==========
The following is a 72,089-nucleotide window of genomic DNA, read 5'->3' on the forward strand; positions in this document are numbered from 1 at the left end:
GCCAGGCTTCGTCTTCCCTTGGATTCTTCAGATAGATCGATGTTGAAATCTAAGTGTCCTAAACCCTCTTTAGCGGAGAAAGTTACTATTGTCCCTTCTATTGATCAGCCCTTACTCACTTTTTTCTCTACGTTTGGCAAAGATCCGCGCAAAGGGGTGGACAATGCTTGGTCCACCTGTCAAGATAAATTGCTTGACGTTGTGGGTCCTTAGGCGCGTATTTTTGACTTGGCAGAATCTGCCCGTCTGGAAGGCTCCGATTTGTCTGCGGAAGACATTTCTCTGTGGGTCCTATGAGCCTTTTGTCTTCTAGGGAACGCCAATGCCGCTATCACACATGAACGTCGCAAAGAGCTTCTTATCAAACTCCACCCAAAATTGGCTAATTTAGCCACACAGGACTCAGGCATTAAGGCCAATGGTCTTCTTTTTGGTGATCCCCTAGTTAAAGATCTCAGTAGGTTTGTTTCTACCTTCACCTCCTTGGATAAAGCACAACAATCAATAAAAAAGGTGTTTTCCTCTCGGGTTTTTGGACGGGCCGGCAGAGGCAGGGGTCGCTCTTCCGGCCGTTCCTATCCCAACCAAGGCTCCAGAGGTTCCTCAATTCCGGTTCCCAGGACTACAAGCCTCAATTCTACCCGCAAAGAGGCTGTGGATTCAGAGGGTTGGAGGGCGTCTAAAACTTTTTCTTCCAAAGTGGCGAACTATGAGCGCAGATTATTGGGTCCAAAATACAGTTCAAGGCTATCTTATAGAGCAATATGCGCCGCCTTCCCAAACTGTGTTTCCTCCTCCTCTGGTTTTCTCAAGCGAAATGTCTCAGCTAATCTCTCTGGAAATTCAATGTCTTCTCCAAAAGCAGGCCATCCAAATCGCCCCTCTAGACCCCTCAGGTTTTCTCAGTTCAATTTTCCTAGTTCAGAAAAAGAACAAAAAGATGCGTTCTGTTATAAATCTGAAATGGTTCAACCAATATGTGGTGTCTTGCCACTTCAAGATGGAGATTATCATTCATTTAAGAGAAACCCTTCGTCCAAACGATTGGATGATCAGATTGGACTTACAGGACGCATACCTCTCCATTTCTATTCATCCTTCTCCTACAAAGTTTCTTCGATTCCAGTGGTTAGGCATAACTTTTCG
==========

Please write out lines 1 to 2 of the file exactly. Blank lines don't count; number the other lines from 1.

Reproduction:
The following is a 72,089-nucleotide window of genomic DNA, read 5'->3' on the forward strand; positions in this document are numbered from 1 at the left end:
GCCAGGCTTCGTCTTCCCTTGGATTCTTCAGATAGATCGATGTTGAAATCTAAGTGTCCTAAACCCTCTTTAGCGGAGAAAGTTACTATTGTCCCTTCTATTGATCAGCCCTTACTCACTTTTTTCTCTACGTTTGGCAAAGATCCGCGCAAAGGGGTGGACAATGCTTGGTCCACCTGTCAAGATAAATTGCTTGACGTTGTGGGTCCTTAGGCGCGTATTTTTGACTTGGCAGAATCTGCCCGTCTGGAAGGCTCCGATTTGTCTGCGGAAGACATTTCTCTGTGGGTCCTATGAGCCTTTTGTCTTCTAGGGAACGCCAATGCCGCTATCACACATGAACGTCGCAAAGAGCTTCTTATCAAACTCCACCCAAAATTGGCTAATTTAGCCACACAGGACTCAGGCATTAAGGCCAATGGTCTTCTTTTTGGTGATCCCCTAGTTAAAGATCTCAGTAGGTTTGTTTCTACCTTCACCTCCTTGGATAAAGCACAACAATCAATAAAAAAGGTGTTTTCCTCTCGGGTTTTTGGACGGGCCGGCAGAGGCAGGGGTCGCTCTTCCGGCCGTTCCTATCCCAACCAAGGCTCCAGAGGTTCCTCAATTCCGGTTCCCAGGACTACAAGCCTCAATTCTACCCGCAAAGAGGCTGTGGATTCAGAGGGTTGGAGGGCGTCTAAAACTTTTTCTTCCAAAGTGGCGAACTATGAGCGCAGATTATTGGGTCCAAAATACAGTTCAAGGCTATCTTATAGAGCAATATGCGCCGCCTTCCCAAACTGTGTTTCCTCCTCCTCTGGTTTTCTCAAGCGAAATGTCTCAGCTAATCTCTCTGGAAATTCAATGTCTTCTCCAAAAGCAGGCCATCCAAATCGCCCCTCTAGACCCCTCAGGTTTTCTCAGTTCAATTTTCCTAGTTCAGAAAAAGAACAAAAAGATGCGTTCTGTTATAAATCTGAAATGGTTCAACCAATATGTGGTGTCTTGCCACTTCAAGATGGAGATTATCATTCATTTAAGAGAAACCCTTCGTCCAAACGATTGGATGATCAGATTGGACTTACAGGACGCATACCTCTCCATTTCTATTCATCCTTCTCCTACAAAGTTTCTTCGATTCCAGTGGTTAGGCATAACTTTTCG